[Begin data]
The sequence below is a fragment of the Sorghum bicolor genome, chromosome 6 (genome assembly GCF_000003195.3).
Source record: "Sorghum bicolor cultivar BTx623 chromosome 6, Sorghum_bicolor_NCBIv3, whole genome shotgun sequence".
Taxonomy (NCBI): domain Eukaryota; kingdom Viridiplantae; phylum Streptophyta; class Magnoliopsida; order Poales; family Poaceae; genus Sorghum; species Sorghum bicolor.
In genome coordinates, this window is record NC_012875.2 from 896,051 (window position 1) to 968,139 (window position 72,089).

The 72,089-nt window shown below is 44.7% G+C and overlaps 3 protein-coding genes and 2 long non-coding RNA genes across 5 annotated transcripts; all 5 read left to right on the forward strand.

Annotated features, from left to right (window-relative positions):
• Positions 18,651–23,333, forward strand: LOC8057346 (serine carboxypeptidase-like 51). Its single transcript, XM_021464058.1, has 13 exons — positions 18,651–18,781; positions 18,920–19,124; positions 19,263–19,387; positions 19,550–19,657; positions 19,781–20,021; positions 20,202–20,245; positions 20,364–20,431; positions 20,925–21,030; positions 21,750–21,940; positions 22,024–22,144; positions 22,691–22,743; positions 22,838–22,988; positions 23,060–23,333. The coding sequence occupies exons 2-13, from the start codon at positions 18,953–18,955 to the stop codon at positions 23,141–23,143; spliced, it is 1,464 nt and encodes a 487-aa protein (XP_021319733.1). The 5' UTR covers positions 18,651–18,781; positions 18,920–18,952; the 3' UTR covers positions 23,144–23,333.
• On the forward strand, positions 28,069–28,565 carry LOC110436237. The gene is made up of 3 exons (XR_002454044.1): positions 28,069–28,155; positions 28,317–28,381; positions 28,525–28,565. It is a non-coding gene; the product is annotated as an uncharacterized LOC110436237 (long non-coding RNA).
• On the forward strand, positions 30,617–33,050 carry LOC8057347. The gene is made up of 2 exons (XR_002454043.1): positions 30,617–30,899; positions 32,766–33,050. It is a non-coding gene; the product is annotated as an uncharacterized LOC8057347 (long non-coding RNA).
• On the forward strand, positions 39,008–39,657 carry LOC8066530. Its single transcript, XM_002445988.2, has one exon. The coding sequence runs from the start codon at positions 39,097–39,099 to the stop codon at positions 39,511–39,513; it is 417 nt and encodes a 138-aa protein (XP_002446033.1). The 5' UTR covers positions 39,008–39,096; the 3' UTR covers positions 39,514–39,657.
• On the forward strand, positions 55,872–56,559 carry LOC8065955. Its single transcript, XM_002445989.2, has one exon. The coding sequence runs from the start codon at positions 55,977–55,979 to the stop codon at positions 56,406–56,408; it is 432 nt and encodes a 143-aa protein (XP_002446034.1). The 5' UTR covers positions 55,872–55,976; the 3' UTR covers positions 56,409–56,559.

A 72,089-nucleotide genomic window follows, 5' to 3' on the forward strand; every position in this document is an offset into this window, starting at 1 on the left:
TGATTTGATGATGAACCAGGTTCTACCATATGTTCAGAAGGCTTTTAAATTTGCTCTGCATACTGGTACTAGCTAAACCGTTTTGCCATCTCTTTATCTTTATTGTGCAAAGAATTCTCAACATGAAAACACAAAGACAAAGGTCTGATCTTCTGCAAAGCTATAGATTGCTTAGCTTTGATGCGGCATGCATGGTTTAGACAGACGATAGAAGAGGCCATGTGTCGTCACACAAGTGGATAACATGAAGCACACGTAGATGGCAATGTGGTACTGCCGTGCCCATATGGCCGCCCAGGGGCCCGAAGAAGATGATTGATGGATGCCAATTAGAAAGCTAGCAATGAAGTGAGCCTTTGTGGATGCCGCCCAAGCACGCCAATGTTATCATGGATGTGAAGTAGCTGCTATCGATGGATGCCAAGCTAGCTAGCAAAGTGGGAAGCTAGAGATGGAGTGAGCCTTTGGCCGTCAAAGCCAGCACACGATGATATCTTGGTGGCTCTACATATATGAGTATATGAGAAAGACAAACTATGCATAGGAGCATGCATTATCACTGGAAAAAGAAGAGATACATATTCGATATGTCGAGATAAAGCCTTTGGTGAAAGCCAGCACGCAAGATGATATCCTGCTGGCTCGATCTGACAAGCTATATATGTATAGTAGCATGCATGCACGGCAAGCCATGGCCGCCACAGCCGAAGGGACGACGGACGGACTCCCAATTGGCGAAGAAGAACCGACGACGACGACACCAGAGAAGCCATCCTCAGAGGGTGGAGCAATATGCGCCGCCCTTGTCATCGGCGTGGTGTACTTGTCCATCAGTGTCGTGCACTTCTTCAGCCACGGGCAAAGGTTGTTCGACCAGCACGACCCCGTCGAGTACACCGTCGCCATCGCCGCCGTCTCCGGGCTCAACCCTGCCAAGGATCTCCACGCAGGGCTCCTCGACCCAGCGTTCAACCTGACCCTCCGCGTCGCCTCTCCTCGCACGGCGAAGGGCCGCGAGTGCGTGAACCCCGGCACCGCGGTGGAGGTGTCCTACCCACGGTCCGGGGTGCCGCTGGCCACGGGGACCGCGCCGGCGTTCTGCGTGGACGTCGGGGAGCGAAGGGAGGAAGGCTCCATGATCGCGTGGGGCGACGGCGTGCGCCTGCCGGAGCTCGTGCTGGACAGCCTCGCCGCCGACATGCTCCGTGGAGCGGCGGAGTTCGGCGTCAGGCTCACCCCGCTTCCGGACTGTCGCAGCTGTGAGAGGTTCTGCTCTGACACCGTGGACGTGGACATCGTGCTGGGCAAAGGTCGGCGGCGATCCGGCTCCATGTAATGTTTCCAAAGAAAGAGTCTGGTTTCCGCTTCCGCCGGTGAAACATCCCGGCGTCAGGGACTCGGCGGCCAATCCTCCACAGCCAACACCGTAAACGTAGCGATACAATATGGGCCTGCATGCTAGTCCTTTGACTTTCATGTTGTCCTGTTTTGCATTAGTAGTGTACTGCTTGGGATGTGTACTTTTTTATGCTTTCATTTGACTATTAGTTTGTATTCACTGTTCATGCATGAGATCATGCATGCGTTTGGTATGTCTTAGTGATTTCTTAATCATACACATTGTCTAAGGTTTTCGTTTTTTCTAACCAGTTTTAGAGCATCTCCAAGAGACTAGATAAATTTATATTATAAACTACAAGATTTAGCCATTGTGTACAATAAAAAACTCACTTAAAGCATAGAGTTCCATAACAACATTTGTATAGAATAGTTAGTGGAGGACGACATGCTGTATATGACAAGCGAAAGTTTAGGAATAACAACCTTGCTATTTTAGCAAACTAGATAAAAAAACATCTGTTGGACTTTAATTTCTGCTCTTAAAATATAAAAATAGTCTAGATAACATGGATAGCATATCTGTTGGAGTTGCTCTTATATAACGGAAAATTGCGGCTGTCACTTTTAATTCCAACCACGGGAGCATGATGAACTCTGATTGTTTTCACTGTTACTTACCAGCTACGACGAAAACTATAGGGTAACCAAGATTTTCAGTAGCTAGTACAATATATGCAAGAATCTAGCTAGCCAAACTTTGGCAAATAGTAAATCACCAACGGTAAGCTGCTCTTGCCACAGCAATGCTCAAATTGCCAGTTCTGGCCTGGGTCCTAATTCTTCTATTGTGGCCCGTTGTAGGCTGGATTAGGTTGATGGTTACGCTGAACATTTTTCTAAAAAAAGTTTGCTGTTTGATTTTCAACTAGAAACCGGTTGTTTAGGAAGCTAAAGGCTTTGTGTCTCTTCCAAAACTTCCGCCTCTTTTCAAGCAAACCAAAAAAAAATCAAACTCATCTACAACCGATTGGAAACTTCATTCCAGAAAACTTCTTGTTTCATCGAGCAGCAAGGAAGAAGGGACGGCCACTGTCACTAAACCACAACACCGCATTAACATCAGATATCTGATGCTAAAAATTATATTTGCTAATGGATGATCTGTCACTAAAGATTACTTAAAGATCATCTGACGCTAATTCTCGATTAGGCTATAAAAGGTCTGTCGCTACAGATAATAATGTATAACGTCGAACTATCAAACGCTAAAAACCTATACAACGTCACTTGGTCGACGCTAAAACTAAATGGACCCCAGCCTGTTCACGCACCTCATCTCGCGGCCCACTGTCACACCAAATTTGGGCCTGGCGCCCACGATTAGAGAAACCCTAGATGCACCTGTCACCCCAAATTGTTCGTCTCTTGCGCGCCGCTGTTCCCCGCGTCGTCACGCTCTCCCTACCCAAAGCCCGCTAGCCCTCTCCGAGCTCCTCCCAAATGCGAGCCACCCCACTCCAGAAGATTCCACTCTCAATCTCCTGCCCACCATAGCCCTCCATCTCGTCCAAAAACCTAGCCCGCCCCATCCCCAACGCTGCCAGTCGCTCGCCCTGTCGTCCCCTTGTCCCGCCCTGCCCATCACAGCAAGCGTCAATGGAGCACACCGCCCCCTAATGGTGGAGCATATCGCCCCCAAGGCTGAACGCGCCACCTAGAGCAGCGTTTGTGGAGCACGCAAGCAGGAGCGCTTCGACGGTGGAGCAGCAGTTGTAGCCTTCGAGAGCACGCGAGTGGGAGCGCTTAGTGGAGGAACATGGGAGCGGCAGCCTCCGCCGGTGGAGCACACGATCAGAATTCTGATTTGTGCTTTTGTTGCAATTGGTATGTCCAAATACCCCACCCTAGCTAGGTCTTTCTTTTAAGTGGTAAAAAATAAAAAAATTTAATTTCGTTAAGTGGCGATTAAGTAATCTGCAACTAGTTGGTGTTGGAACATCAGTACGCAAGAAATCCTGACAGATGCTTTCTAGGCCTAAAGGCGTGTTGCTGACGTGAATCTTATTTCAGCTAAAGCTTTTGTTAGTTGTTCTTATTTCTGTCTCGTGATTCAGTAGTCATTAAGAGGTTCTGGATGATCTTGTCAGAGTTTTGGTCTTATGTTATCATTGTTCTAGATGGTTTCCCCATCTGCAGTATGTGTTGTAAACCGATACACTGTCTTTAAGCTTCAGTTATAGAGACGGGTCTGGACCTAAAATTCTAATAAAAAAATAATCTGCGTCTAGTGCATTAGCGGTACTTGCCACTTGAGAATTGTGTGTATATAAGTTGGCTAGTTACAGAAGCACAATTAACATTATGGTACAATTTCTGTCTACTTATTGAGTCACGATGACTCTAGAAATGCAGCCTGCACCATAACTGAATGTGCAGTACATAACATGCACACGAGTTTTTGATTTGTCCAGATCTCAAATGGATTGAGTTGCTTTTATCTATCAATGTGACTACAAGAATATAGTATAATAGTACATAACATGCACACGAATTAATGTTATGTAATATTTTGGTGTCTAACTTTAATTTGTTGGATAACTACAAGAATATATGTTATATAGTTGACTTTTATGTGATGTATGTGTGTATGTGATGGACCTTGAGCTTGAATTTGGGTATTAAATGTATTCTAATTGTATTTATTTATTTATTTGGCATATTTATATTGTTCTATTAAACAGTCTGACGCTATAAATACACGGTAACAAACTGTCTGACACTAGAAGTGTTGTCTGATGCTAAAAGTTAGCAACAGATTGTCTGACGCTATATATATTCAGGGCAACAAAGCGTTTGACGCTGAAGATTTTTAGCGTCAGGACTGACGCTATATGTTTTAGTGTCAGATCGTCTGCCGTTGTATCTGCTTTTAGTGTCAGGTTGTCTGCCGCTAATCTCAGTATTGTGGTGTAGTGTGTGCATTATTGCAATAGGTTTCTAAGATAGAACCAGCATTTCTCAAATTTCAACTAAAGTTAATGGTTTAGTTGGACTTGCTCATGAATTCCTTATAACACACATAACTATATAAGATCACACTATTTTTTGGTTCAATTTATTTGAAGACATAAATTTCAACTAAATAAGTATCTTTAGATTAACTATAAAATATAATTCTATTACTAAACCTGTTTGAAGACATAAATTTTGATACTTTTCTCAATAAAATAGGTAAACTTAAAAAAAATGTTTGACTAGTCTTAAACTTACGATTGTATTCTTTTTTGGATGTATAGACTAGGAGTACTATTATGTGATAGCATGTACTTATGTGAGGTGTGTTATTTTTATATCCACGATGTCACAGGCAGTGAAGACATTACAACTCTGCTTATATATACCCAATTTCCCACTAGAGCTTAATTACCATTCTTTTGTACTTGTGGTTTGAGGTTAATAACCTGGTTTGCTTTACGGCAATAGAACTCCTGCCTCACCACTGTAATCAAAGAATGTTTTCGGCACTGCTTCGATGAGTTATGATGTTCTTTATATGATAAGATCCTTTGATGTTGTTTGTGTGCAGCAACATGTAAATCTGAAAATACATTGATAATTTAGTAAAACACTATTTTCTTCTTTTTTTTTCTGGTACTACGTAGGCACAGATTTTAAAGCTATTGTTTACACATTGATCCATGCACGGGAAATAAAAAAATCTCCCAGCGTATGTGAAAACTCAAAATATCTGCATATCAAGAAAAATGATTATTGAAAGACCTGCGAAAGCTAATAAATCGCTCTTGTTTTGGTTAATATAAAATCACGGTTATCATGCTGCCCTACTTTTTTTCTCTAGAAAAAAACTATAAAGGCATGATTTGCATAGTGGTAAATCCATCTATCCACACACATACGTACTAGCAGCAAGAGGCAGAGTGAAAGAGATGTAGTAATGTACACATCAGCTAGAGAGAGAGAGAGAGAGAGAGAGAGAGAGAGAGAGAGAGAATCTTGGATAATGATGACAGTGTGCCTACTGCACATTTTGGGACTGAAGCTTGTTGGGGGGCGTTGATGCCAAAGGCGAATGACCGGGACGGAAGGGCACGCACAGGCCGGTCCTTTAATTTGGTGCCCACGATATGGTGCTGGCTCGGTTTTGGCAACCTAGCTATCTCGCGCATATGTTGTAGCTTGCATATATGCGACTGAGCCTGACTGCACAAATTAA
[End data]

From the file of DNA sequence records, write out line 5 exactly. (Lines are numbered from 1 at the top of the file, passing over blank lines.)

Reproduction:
The 72,089-nt window shown below is 44.7% G+C and overlaps 3 protein-coding genes and 2 long non-coding RNA genes across 5 annotated transcripts; all 5 read left to right on the forward strand.